On September 8, Robert Sturdy, a junior researcher in the Institute of Post-Reformation Studies at the Evangelische Theologische Faculteit (ETF) in Leuven, will defend his dissertation examining the doctrine of divine providence of the early modern Scottish Reformed theologian Samuel Rutherford’s (1600-1661).
The English term “providence” comes to us from the famous sacrifice of Isaac, wherein God commands Abraham to offer Isaac, his only son, as a sacrifice. Abraham responds with “God himself will provide the sacrifical lamb for the burnt offering” (Gen 22:8). The term relies on a metaphor of divine vision. By combining the prefix pro, meaning “ahead” with the verb videre, meaning to see, one arrives at the term “foresee.” However, as the harrowing account in Genesis 22 shows, God does not merely foresee what will happen, but sovereignly guides it to a certain, unexpected end.
There is a fear associated with God’s sovereign guiding of events: that his providence is fatally imposed upon his creatures thus denying them of their fundamental freedom. With their strong doctrine of God’s sovereignty and the divine decrees, this was a fear associated with the Reformed in the early modern period. These associations persist to this day, but as this study shows, through a close examination of all three of Rutherford’s Latin works of scholastic theology and many of his English works, these fears are unfounded, at least in the case of Rutherford’s theology.
After an introduction to Rutherford’s life and works, this study dedicates a chapter each to Rutherford’s doctrine of God’s being, knowledge, will, and power before offering two chapters to divine providence, one of which is exclusively focused on providence and free will. The portrait that emerges is of an absolutely free and independent God, whose freedom and independence guarantees freedom for his creatures. Far from the hostile threat that God’s sovereignty fatally overwhelms freedom, Rutherford argued God’s freedom and human freedom meet in “friendly union,” where the two jointly will towards a common effect. This analysis of Rutherford’s understanding of God’s providence challenges the older scholarship on Rutherford as well as fatalistic associations with the Reformed tradition. It builds upon recent reassessments concerning Reformed Scholasticism, while also contributing to an ongoing, lively conversation concerning Reformed thought on freedom.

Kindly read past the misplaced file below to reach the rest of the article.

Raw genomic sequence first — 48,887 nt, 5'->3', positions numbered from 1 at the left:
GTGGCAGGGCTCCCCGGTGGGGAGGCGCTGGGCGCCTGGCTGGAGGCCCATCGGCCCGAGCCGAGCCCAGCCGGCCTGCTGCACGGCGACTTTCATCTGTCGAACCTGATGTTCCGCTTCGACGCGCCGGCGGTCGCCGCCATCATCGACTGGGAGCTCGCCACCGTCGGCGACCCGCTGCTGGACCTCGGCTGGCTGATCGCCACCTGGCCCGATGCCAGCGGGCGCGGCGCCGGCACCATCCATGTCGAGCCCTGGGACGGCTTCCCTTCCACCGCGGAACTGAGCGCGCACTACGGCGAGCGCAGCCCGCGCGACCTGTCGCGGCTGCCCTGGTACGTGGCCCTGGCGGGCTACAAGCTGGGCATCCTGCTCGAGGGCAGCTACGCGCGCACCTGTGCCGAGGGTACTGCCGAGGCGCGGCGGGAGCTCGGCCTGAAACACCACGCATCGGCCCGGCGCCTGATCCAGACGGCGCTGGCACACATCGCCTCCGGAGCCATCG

In addition to his work as a Junior Researcher in the Institute of Post-Reformation Studies, Robert Sturdy is Chaplain at St. Alban’s Chapel, The Citadel, in Charleston, SC.
The defense will take place online on Tuesday, 8 September, starting at 6:30 PM (CET).
Robert Sturdy, “Freedom from Fatalism: Samuel Rutherford’s (1600-1661) Doctrine of Divine Providence in Reference to its Scholastic Nature, Medieval Background, and Context in Early Modern Thought” (PhD dissertation, Evangelische Theologische Faculteit, 2020)
Promoter: Prof. Dr. Andreas J. Beck
Doctoral colloquium ‘Speaking of God in Times of Anxiety’
Sturdy’s PhD defense takes place during ETF’s doctoral colloquium ‘Speaking of God in Times of Anxiety’ from 7-11 September. The doctoral week will take place online for the first time.